To face all these great challenges, it arises people analytics (PA): the set of methodologies, tools and good practices focused on the collection and advanced analysis of data related to all the processes of the collaborators of an organization. PA seeks to guide the decisions of the HR areas with more information, to make better decisions and with less uncertainty. PA is extremely useful in the early detection of problems and in the design of solutions to each and every one of the aforementioned challenges.
The companies that lead the way in PA have discovered that the correct collection of data and its adequate analysis generates advantages for both the company and the collaborator. These perks can be triggered in the following ways:
- Knowledge of all employee profiles, as well as a better understanding of their strengths and weaknesses
- Optimal design of the organizational structure, based on evidence of individual and team performance
- Performance prediction to support decision making in the selection of new personnel
- Evaluation of training programs, analyzing the multidimensional impact on the organization
- Talent loss prediction (attrition) to act accordingly and make the appropriate adjustments
Additionally, PA allows you to have control panels that seek to improve the way you make decisions about HR processes. It also helps make decisions about talent and workforce processes and create strategies to optimize organizational performance.
Companies must ensure access, quality and consistency of data and improve the employee journey to drive retention and engagement for the benefit of companies and employees. In addition to supporting the HR department, the PA can be used for self-service analysis for managers and employees of companies, offering data availability at any time, on any device and in any place.
As an application of these concepts, a practical study reviewed why there was a high turnover in a business unit of a company nationwide. Instead of attacking the problem in a traditional way, a new analysis approach using PA was proposed:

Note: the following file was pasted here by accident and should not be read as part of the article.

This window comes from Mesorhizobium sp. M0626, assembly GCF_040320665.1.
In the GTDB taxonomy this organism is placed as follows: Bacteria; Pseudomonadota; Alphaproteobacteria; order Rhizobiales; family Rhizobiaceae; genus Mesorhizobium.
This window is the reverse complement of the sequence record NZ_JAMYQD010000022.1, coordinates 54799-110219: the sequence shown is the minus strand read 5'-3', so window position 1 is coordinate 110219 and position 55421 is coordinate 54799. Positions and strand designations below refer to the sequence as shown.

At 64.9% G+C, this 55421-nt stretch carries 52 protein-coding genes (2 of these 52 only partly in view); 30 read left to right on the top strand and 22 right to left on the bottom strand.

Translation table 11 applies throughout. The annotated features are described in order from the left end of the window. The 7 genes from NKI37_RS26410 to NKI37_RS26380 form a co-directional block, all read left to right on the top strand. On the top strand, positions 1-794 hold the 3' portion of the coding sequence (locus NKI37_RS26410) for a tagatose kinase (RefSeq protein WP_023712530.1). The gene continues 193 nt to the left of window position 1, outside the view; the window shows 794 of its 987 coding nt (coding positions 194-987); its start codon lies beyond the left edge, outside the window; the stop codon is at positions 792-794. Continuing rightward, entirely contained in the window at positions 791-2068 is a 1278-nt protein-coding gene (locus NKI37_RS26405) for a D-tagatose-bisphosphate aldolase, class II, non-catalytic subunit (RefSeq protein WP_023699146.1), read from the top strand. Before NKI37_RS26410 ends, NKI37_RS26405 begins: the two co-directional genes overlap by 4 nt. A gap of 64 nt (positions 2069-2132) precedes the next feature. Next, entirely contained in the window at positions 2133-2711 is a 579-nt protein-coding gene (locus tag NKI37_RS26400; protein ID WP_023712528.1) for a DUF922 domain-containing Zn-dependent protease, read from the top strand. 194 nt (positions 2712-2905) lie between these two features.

- Review of historical data of the organizational climate:
A database was fed with the results of organizational climate surveys.
2. Review of Competitiveness of the area (direct and indirect industries)
External data was collected from all areas in which the business operates within Mexico.
3. Economic census data
The indicators generated by the statistical authorities of Mexico were fed.
4. Schemes of production cycles in the area.
The trends and seasonality of labor supply and demand in the various areas of Mexico were analyzed.
5. Length of stay in the company
The times spent in the companies for each type of function and job were analyzed.
Migration flows within the country and with neighboring countries were analyzed.
A data set was fed with the age ranges of the workers to carry out an age and generational analysis.
8. Population growth
The indicators generated by the statistical authorities of Mexico were fed.
9. % Graduates from local schools
The trained population with work, without work and in search of work was analyzed.
The different indicators of performance, effectiveness, productivity and assistance were analyzed.
With this, it was possible to identify that the rotation was caused by production cycles of other industries that generated constant seasonal movements of personnel that caused a shortage of collaborators in the area, which could not be covered with the natural growth of the city, coupled with migratory effects of possible candidates. With this information, it was possible to generate retention strategies, as well as capture prospects in an accelerated manner, including being able to move candidates from other nearby cities temporarily or permanently.
There is still a long way to go in the design and implementation of PA, but more and more companies are turning to data, as data-based decision-making in commercial and financial issues was standardized at the time. We are still in the descriptive phases, but with more and more access and knowledge in a few years this will be a common practice in all organizations.
*Gilberto Olavarrieta is a professor of Business Intelligence at EGADE Business School
**Carlos Rodríguez is a professor at EGADE Business School
Editor’s Note: This text belongs to our Opinion section and reflects only the author’s vision, not necessarily the High Level point of view.